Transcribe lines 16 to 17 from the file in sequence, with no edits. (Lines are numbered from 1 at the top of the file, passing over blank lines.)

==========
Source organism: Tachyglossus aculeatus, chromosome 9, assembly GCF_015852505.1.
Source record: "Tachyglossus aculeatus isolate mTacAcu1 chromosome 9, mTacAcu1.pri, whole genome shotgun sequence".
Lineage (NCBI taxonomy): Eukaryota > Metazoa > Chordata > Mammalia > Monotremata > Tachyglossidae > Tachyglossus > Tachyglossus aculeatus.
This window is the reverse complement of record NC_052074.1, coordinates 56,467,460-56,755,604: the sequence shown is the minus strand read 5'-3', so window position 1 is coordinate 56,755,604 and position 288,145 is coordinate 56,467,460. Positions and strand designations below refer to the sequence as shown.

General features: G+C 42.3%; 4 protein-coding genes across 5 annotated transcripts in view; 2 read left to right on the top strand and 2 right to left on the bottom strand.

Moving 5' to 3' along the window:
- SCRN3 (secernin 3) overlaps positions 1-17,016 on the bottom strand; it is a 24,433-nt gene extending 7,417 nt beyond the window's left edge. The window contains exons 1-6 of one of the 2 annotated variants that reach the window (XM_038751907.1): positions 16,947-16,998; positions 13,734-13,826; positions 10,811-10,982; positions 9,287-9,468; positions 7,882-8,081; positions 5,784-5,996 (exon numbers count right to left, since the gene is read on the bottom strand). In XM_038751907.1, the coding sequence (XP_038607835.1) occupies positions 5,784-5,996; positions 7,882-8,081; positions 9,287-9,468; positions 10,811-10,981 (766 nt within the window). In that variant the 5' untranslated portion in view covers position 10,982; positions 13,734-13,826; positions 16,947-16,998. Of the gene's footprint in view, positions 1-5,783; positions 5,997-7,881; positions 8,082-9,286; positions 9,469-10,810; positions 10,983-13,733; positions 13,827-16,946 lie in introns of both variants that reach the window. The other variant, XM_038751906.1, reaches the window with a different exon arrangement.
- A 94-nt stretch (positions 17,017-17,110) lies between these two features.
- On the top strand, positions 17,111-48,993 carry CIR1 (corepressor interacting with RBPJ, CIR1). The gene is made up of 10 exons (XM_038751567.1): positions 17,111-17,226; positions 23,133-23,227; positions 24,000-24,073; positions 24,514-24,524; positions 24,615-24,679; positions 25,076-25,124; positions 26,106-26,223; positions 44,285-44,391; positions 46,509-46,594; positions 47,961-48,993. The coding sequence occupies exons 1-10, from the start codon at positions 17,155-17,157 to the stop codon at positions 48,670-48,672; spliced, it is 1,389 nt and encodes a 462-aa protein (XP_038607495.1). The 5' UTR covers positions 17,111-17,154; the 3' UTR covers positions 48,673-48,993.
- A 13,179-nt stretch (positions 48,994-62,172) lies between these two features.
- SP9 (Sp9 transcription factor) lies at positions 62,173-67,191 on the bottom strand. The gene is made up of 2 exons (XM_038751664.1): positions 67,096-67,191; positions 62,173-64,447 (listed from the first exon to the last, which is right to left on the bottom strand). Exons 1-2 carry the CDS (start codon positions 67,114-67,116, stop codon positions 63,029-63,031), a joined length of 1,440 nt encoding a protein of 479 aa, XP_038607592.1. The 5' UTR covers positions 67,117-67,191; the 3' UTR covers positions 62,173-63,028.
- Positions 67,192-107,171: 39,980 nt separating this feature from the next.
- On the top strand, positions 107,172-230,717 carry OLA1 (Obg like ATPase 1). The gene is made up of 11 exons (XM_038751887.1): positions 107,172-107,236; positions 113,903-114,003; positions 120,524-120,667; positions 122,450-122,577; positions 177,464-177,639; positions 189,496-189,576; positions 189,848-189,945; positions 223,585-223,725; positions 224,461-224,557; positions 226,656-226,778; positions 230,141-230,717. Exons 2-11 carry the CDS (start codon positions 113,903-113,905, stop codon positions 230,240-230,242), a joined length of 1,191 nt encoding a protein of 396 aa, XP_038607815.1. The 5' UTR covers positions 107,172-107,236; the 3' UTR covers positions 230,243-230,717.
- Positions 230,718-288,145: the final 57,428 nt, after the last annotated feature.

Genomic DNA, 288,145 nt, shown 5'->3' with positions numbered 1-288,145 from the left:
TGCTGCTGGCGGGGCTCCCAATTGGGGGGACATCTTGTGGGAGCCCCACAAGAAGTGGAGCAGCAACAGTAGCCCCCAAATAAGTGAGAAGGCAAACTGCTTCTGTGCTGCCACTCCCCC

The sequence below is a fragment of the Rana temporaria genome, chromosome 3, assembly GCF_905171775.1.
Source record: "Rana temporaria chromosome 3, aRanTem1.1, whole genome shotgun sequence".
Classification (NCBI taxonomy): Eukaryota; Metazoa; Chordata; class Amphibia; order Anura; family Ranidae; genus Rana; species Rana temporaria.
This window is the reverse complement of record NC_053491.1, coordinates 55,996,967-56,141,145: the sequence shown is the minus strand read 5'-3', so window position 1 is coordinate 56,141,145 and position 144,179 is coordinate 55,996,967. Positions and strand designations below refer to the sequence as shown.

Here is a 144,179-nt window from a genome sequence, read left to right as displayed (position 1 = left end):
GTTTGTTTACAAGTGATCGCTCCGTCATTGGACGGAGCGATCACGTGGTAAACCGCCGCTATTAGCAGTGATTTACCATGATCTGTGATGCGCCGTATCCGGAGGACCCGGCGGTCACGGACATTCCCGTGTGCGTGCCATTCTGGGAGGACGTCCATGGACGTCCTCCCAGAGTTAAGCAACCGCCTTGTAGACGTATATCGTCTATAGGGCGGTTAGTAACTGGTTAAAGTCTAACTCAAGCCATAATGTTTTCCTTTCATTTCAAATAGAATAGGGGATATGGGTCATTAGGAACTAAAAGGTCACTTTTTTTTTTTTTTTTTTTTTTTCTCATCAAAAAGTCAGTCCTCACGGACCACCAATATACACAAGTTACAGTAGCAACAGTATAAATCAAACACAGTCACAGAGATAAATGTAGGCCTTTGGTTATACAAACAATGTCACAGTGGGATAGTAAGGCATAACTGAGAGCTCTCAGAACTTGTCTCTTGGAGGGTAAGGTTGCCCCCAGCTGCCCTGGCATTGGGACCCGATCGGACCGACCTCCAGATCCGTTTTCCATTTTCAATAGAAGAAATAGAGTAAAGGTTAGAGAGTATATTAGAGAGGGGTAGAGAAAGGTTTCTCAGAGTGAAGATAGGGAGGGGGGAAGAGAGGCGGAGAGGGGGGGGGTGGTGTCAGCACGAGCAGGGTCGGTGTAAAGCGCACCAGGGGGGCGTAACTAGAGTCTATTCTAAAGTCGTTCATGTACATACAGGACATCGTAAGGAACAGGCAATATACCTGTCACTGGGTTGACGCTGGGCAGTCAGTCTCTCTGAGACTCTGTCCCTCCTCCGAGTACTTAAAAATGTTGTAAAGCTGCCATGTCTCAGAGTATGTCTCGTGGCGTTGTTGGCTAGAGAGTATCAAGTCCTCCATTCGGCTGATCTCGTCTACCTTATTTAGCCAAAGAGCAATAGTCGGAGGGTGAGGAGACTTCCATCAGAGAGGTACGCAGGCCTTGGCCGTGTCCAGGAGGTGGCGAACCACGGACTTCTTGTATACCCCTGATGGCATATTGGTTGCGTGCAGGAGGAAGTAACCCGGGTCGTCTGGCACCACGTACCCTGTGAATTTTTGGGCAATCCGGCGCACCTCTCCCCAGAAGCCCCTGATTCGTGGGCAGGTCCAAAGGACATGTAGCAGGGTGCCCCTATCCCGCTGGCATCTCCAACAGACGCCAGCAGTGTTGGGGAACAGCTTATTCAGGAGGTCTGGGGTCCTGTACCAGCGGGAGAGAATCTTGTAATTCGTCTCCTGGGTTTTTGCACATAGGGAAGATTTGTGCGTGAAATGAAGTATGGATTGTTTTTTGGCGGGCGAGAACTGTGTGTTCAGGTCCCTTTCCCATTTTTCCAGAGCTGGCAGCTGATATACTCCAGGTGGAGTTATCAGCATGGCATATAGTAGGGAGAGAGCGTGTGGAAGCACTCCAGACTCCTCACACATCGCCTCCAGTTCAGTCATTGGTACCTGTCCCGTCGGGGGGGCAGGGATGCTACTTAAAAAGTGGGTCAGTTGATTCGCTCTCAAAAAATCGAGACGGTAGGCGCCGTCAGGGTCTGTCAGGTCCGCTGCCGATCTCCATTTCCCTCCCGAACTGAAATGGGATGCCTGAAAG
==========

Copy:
TGCTGCTGGCGGGGCTCCCAATTGGGGGGACATCTTGTGGGAGCCCCACAAGAAGTGGAGCAGCAACAGTAGCCCCCAAATAAGTGAGAAGGCAAACTGCTTCTGTGCTGCCACTCCCCC

The sequence below is a fragment of the Rana temporaria genome, chromosome 3, assembly GCF_905171775.1.